The East India House Cocktail

2 oz cognac (or brandy, if you are an impoverished peon who doesn’t get free booze in the mail)
1 tsp. pineapple juice
1 tsp. superfine sugar
1 tsp. orange curaçao
1 tsp. maraschino liqeuer
1-2 dashes aromatic or Peychaud’s bitters
1 cherry or lemon twist (fairly optional garnish)

Combine the ingredients in a cocktail sugar, stir briefly to dissolve the superfine sugar. Add ice, shake vigorously and strain into a well chilled cocktail glass. If you’re looking for something to toast, you might consider the phylloxera louse. While it’s not typical to salute a vine-eating vermin, this wingless insect was kind enough to leave the Ile de Ré alone back in the 1850s even as it was munching up mainland wine crops. I’m not 100% sure this is relevant to the quality of the island’s cognac today; I just like saluting lice.

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There are several versions of this drink, also sometimes referred to simply as the “East India Cocktail,” so feel free to experiment. Some versions I stumbled upon call for raspberry syrup in place of the pineapple and sugar, which sounds worth a try. Robert Hess of “The Cocktail Spirit,” dispenses with the sugar and just goes with the pineapple juice, though the original recipe called for pineapple syrup (i.e., pineapple juice and sugar). I found his version a bit lacking.

While I’m a fan of all of the ingredients, I’m not certain I’ve found the perfect mix here, so I definitely encourage further experimentation. If anyone out there has better luck with different proportions, I’d love to hear about it. I will say my favorite version featured Angostura bitters and a lemon twist, but every permutation I tried worked fairly well.

For those of you wondering about the name of this week’s drink, the East India House was a real place in London. It was the headquarters of the East India Company, which was crucial in the development of British Imperialism from the Renaissance up through the 19th century, when it was nationalized by the English parliament.

Especially if you’re of Indian or Chinese extraction or just really into human rights, you might consider a drink with a name like that to be a distasteful celebration of oppression. However, another drink I considered making this week was called the “Antebullum Mint Julep” which we are told was a drink commonly enjoyed at pre-Civil War Southern Plantations. What next, I wonder. “The Gestapo Cocktail” or, perhaps less offensively, “The Spanish Inquisition”? as you may be aware, at least that last cocktail has the virtue of being forever unexpected.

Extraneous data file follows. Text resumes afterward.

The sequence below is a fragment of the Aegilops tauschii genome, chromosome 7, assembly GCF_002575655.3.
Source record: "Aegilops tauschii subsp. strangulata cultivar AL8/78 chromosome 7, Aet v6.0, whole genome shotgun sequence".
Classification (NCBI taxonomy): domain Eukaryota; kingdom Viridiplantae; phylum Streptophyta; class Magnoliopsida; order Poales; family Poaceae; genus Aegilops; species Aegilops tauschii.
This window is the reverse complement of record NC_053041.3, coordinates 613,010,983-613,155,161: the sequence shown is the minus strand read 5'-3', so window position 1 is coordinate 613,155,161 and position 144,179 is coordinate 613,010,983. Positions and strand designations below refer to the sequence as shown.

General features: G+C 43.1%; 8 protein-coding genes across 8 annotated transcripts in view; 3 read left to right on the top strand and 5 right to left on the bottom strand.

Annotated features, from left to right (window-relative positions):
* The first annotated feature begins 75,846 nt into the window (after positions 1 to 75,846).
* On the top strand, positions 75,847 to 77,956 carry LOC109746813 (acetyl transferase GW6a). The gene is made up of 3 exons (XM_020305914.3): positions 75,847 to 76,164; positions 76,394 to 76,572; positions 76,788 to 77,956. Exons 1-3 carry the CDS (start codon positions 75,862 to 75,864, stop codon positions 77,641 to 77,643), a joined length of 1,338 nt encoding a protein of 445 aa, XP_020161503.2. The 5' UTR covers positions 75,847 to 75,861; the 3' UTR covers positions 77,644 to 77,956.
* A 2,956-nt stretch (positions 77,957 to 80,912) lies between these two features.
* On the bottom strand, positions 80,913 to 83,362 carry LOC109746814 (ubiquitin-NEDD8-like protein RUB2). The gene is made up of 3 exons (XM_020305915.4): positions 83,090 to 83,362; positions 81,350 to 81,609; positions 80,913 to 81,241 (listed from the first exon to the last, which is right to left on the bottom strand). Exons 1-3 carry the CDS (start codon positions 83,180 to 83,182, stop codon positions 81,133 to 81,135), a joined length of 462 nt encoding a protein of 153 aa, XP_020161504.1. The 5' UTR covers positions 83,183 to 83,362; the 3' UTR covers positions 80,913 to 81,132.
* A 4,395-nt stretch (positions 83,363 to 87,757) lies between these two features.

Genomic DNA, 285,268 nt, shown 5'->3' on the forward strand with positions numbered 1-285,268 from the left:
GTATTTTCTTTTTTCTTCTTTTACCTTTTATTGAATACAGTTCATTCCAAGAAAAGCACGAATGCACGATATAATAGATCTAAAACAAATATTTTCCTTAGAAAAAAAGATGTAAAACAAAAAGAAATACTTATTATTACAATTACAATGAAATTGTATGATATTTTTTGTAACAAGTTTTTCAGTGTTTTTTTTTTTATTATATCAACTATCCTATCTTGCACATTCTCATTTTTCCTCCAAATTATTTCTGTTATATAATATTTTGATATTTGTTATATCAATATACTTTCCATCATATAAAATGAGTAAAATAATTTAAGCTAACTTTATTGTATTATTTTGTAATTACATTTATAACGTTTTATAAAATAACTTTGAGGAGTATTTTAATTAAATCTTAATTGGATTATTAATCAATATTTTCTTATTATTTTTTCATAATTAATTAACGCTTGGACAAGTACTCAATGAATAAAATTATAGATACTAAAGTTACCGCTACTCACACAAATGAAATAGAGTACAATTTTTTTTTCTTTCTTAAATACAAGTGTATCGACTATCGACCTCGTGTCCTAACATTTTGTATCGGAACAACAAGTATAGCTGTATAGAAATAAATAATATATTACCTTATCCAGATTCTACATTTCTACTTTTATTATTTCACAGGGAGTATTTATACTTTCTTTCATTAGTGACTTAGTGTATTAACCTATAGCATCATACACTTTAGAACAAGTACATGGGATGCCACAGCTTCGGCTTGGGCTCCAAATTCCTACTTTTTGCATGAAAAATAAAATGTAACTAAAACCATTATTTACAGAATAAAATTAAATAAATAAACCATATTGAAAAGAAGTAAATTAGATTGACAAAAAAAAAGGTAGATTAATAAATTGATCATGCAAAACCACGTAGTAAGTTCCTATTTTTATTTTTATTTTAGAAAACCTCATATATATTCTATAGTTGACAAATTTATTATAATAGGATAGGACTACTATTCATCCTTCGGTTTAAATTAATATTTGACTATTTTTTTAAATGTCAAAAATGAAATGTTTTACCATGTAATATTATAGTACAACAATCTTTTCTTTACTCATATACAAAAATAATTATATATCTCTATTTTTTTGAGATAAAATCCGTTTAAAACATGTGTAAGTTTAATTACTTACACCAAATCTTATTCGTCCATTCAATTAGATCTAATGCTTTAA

Drink of the Week: The Pegu Club Cocktail

The Pegu Club CocktailYou all probably know the one-liner, developed by Groucho Marx and reiterated by Woody Allen in “Annie Hall,” about not wanting to belong to any club that would have the speaker for a member. At this point, I have to admit that I certainly don’t feel like a member of the Pegu Club whether or not they’d have me. Of course, as I’m not a Britisher hanging around Rangoon circa 1920-1930, I wouldn’t expect to be had.

You see, the Pegu Club Cocktail, which apparently was favored by English imperialists messing about in Burma, aka Myanmar, has defeated me. I’ve tried it in a number of permutations and none seem to work. Sure, I still don’t have as much time at present as I’d like to experiment, but no amount of adjusting the proportions of ingredients made this thing come together for me and I have a feeling I could work with it for an entire month and not have much more luck. I’ll give you some leeway and maybe you’ll do better. It’s not like there’s anything wrong with the ingredients separately.

The Pegu Club Cocktail

1 1/2 – 2 ounces gin
1/2 – 1 ounce fresh squeezed lime juice
1/2 – 1 ounce orange liqueur (Orange Curacao, Triple Sec, Cointreau, etc.)
1-2 dashes Orange Bitters
1-2 dashes Aromatic Bitters (Angostura, etc.)

Combines ingredients in a cocktail shaker and pour into a chilled cocktail shaker. I’d suggest you toast Aung San Suu Kyi but, in my opinion, she deserves a better balanced drink.